There is no specific legislation setting out how to calculate holiday pay for term-time workers. Employers must ensure that the paid holiday of term-time workers is not less favourable than that of full-time workers (as this would be unlawful under the Part-time Workers (Prevention of Less Favourable Treatment) Regulations 2000 (SI 2000/1551)). Employers must also ensure that term-time workers receive at least the statutory minimum entitlement of 5.6 weeks’ paid annual leave a year. The employer can designate periods during the school holidays to be the term-time worker’s annual leave and pay holiday pay in instalments over the year.
Where a term-time worker has regular hours during term time and their salary is paid in equal instalments over the year, to ensure that they are receiving the minimum statutory paid holiday, the employer can add 5.6 weeks on to the number of weeks the employee is contracted to work during the year, before averaging their pay out into equal instalments. For example, for an employee who is contracted to work 39 weeks a year, the pay that is averaged over the year must be based on at least 44.6 weeks of work.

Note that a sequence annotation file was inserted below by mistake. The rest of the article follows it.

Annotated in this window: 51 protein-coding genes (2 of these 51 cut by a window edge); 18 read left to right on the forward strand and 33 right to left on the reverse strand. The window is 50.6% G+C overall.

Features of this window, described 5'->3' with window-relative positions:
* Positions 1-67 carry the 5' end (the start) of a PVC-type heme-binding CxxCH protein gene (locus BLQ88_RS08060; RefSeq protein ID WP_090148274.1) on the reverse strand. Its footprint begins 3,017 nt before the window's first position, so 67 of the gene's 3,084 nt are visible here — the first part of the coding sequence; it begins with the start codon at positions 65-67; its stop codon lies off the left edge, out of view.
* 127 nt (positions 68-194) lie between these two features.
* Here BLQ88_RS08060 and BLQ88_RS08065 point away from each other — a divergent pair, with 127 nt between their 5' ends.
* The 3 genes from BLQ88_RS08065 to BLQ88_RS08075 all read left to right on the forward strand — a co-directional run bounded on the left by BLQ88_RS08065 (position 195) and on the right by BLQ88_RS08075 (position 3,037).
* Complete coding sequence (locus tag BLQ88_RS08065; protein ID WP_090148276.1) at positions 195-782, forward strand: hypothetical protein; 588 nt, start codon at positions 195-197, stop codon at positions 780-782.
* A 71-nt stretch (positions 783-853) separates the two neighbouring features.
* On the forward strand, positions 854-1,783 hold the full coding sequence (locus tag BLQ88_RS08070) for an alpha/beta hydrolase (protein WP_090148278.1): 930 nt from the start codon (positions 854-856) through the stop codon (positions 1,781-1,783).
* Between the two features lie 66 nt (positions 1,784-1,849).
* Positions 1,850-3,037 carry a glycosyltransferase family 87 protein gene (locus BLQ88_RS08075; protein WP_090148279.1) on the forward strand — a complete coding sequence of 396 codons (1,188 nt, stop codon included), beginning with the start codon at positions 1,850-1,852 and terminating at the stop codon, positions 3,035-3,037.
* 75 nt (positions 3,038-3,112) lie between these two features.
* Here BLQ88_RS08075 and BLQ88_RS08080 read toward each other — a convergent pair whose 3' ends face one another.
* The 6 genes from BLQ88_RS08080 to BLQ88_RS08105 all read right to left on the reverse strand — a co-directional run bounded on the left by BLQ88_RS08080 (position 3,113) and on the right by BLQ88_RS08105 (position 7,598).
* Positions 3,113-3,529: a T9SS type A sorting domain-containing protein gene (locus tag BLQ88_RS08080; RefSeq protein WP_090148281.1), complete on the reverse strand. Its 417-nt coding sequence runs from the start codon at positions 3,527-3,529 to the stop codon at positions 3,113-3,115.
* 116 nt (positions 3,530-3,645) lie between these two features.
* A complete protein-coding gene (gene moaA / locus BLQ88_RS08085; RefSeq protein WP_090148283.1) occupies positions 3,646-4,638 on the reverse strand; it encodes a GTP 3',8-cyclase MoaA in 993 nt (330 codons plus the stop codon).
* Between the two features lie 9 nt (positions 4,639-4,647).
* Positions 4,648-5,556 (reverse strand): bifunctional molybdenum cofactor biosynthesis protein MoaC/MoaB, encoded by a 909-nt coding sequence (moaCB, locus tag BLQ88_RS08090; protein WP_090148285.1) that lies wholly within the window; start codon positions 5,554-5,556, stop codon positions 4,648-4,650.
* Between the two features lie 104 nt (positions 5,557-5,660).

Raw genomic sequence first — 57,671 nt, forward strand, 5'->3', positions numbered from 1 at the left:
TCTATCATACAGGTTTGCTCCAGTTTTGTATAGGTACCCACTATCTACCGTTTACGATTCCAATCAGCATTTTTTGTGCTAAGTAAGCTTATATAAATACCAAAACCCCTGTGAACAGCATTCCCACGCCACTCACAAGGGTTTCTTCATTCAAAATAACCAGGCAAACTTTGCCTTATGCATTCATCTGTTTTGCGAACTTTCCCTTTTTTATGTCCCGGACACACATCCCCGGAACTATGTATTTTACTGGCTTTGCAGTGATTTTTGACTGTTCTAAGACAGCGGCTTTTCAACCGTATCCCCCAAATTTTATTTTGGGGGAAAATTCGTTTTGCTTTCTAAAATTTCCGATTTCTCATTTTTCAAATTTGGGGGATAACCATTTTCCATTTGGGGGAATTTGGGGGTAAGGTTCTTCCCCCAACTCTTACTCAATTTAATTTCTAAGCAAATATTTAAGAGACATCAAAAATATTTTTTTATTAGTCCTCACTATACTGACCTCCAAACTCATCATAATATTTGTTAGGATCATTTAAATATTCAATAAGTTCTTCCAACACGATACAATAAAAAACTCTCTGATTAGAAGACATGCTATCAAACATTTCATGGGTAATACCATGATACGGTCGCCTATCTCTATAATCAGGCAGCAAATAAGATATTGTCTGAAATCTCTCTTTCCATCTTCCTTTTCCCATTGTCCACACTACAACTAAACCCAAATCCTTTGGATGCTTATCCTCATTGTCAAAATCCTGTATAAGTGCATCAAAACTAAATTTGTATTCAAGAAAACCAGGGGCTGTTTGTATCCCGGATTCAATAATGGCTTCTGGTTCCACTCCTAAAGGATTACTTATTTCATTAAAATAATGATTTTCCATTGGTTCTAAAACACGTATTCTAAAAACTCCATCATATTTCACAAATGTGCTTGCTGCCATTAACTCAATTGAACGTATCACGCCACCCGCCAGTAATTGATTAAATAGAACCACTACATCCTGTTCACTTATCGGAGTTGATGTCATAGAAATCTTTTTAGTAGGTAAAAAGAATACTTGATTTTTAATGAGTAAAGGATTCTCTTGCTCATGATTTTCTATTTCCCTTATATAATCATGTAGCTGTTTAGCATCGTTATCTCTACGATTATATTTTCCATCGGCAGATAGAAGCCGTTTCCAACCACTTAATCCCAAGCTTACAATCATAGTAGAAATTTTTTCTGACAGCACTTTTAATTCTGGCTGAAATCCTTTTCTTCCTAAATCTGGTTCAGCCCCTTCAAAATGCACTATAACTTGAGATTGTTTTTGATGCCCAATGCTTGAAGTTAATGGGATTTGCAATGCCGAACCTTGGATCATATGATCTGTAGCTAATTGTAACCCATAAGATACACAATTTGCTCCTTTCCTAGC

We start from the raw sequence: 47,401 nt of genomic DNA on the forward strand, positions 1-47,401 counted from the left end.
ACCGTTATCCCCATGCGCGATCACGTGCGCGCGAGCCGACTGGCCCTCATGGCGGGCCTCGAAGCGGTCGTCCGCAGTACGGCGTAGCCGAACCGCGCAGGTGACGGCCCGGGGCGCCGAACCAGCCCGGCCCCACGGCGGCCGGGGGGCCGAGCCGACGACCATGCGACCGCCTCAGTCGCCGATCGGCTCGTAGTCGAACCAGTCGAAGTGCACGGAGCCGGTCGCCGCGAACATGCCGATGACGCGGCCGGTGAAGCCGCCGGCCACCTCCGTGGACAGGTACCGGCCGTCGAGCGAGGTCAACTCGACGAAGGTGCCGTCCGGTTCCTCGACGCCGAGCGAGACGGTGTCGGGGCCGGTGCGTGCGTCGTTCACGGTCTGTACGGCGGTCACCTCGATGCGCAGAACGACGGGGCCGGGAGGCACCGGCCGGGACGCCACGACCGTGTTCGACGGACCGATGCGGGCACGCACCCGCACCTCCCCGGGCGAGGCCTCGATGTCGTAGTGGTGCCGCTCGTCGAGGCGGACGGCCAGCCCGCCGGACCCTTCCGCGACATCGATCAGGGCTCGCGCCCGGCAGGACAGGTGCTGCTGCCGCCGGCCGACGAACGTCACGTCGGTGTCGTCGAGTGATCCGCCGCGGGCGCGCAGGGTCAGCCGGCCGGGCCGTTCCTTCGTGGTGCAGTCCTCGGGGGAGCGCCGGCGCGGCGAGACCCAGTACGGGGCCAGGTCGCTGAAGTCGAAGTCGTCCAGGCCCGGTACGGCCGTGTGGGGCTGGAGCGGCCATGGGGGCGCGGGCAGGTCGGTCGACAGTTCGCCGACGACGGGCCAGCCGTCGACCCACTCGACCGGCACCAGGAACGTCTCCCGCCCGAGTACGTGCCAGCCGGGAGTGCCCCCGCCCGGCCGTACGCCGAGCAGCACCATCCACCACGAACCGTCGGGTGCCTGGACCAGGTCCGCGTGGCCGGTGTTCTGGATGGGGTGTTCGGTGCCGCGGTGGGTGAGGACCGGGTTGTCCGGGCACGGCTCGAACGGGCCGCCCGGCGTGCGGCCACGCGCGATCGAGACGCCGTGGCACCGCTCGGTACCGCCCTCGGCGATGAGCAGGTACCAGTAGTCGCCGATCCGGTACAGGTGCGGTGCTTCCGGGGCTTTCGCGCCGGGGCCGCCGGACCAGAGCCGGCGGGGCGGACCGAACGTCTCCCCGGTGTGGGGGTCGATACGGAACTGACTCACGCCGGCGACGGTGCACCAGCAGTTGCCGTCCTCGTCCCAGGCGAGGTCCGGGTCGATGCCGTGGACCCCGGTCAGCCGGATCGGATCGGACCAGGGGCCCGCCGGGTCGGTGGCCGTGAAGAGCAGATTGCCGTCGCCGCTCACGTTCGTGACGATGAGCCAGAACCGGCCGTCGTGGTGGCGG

For term-time workers without regular hours, the employer can still pay holiday pay in instalments over the year (for example, monthly or at the end of each term) ensuring that it amounts to at least 5.6 weeks’ pay. In Harpur Trust v Brazel  IRLR 1012 CA, the Court of Appeal held that the holiday entitlement of term-time workers should not be pro rated to that of full-year workers. The calculation of a week’s pay for term-time workers with irregular hours should be based on the average hours worked during the 52 weeks before the calculation date, not counting weeks in which no pay was due (s.224 of the Employment Rights Act 1996). (Prior to 6 April 2020, a week’s pay was calculated as the average weekly remuneration over the previous 12 weeks.)
Term-time workers are entitled to 5.6 weeks’ paid holiday, even if this works out more favourably than comparable full-time workers when calculated as a proportion of the actual number of days worked during the year.
In Harpur Trust, the employer had based its holiday pay calculation on 12.07% of the employee’s hours each term, following Acas guidance relating to casual workers. This was found to result in the employee receiving less than 5.6 weeks’ holiday per year.
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